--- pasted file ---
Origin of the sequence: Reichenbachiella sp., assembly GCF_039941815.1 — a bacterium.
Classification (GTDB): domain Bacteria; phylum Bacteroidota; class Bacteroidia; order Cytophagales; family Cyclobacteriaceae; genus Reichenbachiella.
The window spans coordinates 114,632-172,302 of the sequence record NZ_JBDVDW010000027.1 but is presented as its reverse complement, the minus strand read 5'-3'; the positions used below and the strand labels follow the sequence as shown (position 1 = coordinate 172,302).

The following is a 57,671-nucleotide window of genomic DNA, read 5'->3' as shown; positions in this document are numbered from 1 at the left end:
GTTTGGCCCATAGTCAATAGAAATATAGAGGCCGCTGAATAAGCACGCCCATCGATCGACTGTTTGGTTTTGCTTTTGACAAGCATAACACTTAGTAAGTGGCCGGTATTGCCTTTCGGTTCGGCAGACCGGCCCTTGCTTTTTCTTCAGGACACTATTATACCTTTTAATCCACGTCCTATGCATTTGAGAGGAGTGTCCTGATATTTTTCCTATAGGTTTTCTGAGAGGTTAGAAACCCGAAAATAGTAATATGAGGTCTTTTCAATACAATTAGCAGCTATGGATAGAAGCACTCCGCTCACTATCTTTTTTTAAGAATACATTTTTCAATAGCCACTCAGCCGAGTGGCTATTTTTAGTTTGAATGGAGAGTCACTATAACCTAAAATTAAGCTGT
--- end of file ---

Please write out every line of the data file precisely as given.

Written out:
Origin of the sequence: Reichenbachiella sp., assembly GCF_039941815.1 — a bacterium.
Classification (GTDB): domain Bacteria; phylum Bacteroidota; class Bacteroidia; order Cytophagales; family Cyclobacteriaceae; genus Reichenbachiella.
The window spans coordinates 114,632-172,302 of the sequence record NZ_JBDVDW010000027.1 but is presented as its reverse complement, the minus strand read 5'-3'; the positions used below and the strand labels follow the sequence as shown (position 1 = coordinate 172,302).

The following is a 57,671-nucleotide window of genomic DNA, read 5'->3' as shown; positions in this document are numbered from 1 at the left end:
GTTTGGCCCATAGTCAATAGAAATATAGAGGCCGCTGAATAAGCACGCCCATCGATCGACTGTTTGGTTTTGCTTTTGACAAGCATAACACTTAGTAAGTGGCCGGTATTGCCTTTCGGTTCGGCAGACCGGCCCTTGCTTTTTCTTCAGGACACTATTATACCTTTTAATCCACGTCCTATGCATTTGAGAGGAGTGTCCTGATATTTTTCCTATAGGTTTTCTGAGAGGTTAGAAACCCGAAAATAGTAATATGAGGTCTTTTCAATACAATTAGCAGCTATGGATAGAAGCACTCCGCTCACTATCTTTTTTTAAGAATACATTTTTCAATAGCCACTCAGCCGAGTGGCTATTTTTAGTTTGAATGGAGAGTCACTATAACCTAAAATTAAGCTGT